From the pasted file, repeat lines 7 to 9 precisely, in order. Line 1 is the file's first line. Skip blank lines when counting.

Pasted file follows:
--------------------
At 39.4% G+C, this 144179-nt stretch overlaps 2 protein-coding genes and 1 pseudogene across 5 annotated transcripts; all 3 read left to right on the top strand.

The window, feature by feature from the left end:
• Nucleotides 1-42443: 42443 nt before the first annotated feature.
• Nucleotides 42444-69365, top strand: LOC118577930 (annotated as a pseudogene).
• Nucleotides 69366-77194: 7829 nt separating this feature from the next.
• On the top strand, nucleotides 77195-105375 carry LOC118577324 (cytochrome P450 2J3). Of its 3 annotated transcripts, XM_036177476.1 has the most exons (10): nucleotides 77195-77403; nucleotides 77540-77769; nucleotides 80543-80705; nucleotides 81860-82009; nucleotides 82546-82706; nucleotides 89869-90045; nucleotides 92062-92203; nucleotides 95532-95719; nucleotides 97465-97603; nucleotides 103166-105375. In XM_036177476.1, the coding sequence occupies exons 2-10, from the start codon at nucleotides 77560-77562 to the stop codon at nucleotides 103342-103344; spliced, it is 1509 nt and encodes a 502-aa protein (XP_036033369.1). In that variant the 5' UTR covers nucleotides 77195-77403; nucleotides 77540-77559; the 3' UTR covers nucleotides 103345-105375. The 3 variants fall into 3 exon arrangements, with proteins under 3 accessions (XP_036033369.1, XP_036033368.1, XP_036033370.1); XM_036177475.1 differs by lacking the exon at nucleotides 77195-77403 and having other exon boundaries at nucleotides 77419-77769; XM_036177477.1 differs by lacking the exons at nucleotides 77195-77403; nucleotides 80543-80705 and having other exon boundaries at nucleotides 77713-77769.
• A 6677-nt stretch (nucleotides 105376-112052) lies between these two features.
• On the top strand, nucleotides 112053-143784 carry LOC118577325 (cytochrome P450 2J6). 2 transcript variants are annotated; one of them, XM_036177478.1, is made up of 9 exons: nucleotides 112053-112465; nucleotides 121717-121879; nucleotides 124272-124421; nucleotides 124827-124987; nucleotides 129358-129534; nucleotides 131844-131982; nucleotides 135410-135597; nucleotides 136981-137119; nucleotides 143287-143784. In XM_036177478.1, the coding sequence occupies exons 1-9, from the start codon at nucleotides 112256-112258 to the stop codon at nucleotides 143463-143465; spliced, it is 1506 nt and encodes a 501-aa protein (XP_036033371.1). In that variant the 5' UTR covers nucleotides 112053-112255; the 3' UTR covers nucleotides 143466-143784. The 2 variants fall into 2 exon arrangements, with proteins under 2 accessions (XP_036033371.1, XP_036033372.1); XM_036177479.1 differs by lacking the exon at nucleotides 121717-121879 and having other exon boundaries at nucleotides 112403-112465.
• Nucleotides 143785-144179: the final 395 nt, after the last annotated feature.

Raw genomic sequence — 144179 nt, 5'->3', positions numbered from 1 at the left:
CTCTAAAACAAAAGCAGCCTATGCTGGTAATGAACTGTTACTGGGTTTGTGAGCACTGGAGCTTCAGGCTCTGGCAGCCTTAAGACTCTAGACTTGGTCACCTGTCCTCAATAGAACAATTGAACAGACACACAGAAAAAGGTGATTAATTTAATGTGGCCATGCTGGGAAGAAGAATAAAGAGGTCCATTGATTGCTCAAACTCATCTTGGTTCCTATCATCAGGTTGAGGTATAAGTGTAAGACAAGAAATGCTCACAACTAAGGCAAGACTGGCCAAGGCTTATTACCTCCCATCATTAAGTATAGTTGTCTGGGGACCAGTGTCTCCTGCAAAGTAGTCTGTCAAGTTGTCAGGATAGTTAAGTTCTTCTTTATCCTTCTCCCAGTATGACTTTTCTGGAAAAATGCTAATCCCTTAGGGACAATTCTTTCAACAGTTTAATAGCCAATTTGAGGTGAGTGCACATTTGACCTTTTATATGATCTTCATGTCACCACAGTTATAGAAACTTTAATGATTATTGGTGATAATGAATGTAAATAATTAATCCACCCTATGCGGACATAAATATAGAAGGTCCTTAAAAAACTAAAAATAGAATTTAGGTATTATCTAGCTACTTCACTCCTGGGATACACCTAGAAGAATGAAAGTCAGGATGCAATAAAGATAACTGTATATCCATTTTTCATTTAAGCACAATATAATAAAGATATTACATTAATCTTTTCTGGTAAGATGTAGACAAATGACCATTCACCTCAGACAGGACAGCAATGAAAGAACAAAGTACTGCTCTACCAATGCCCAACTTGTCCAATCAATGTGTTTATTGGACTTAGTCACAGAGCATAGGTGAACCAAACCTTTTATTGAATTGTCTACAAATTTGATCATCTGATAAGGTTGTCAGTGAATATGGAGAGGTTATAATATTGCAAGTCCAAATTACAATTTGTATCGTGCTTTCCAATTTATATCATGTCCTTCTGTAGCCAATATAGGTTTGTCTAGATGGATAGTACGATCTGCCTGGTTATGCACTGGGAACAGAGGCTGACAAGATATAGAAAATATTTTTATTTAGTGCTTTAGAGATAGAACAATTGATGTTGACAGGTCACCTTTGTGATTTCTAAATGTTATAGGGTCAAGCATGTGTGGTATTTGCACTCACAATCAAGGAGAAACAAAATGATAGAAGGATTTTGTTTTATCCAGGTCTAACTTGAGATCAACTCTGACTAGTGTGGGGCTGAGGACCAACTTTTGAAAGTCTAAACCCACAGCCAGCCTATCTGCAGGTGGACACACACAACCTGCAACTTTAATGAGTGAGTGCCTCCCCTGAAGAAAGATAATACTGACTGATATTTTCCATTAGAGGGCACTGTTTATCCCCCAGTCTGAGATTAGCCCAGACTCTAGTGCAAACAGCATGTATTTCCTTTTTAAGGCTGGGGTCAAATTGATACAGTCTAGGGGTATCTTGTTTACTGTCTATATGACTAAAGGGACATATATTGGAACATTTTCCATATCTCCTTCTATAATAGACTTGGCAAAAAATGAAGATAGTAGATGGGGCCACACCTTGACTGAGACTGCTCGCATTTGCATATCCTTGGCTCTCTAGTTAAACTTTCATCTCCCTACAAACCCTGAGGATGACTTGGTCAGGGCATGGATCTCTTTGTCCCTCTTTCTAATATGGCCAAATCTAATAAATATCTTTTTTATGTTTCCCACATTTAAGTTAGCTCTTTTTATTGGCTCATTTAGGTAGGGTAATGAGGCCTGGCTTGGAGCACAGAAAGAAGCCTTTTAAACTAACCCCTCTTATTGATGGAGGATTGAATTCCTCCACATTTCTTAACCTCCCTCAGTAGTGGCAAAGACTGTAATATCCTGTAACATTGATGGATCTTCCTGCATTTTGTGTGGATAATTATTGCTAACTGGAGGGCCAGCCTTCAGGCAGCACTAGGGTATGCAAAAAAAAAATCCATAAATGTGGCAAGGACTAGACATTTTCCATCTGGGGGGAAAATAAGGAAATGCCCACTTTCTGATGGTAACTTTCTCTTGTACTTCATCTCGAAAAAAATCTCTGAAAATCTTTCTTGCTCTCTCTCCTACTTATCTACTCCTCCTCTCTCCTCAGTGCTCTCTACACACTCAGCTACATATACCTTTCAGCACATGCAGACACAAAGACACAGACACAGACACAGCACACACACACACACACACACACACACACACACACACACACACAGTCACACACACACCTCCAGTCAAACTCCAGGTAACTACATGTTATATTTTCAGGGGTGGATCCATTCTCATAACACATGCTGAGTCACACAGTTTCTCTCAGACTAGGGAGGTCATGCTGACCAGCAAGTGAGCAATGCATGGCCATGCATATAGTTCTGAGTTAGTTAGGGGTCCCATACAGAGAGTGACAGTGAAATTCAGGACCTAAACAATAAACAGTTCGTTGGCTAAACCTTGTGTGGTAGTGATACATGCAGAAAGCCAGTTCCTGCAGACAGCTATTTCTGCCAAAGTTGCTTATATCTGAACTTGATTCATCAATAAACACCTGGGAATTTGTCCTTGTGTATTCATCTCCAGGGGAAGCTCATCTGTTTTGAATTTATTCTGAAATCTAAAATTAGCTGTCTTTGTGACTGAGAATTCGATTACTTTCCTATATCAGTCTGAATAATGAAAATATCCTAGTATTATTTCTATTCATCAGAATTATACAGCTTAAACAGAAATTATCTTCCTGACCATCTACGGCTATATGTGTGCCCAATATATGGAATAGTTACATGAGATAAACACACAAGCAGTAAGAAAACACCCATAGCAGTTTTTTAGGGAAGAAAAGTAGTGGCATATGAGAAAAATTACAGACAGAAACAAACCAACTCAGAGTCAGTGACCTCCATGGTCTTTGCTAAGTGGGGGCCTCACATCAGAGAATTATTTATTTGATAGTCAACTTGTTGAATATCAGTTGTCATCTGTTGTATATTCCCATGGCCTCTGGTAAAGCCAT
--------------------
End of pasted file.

• A 6677-nt stretch (nucleotides 105376-112052) lies between these two features.
• On the top strand, nucleotides 112053-143784 carry LOC118577325 (cytochrome P450 2J6). 2 transcript variants are annotated; one of them, XM_036177478.1, is made up of 9 exons: nucleotides 112053-112465; nucleotides 121717-121879; nucleotides 124272-124421; nucleotides 124827-124987; nucleotides 129358-129534; nucleotides 131844-131982; nucleotides 135410-135597; nucleotides 136981-137119; nucleotides 143287-143784. In XM_036177478.1, the coding sequence occupies exons 1-9, from the start codon at nucleotides 112256-112258 to the stop codon at nucleotides 143463-143465; spliced, it is 1506 nt and encodes a 501-aa protein (XP_036033371.1). In that variant the 5' UTR covers nucleotides 112053-112255; the 3' UTR covers nucleotides 143466-143784. The 2 variants fall into 2 exon arrangements, with proteins under 2 accessions (XP_036033371.1, XP_036033372.1); XM_036177479.1 differs by lacking the exon at nucleotides 121717-121879 and having other exon boundaries at nucleotides 112403-112465.
• Nucleotides 143785-144179: the final 395 nt, after the last annotated feature.